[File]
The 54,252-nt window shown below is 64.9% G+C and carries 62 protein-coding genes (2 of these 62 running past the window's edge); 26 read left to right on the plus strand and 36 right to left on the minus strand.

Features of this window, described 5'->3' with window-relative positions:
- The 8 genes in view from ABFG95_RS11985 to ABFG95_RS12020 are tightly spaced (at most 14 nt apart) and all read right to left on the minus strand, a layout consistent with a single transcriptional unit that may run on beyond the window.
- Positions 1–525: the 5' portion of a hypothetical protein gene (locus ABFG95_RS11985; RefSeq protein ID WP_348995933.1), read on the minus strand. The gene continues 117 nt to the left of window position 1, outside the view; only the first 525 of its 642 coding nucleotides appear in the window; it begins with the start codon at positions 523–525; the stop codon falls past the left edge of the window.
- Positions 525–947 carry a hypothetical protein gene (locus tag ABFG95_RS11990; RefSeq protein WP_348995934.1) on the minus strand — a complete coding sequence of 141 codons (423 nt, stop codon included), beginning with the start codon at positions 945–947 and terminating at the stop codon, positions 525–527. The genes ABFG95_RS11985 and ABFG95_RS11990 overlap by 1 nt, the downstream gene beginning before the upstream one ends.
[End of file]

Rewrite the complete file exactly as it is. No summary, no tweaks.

The 54,252-nt window shown below is 64.9% G+C and carries 62 protein-coding genes (2 of these 62 running past the window's edge); 26 read left to right on the plus strand and 36 right to left on the minus strand.

Features of this window, described 5'->3' with window-relative positions:
- The 8 genes in view from ABFG95_RS11985 to ABFG95_RS12020 are tightly spaced (at most 14 nt apart) and all read right to left on the minus strand, a layout consistent with a single transcriptional unit that may run on beyond the window.
- Positions 1–525: the 5' portion of a hypothetical protein gene (locus ABFG95_RS11985; RefSeq protein ID WP_348995933.1), read on the minus strand. The gene continues 117 nt to the left of window position 1, outside the view; only the first 525 of its 642 coding nucleotides appear in the window; it begins with the start codon at positions 523–525; the stop codon falls past the left edge of the window.
- Positions 525–947 carry a hypothetical protein gene (locus tag ABFG95_RS11990; RefSeq protein WP_348995934.1) on the minus strand — a complete coding sequence of 141 codons (423 nt, stop codon included), beginning with the start codon at positions 945–947 and terminating at the stop codon, positions 525–527. The genes ABFG95_RS11985 and ABFG95_RS11990 overlap by 1 nt, the downstream gene beginning before the upstream one ends.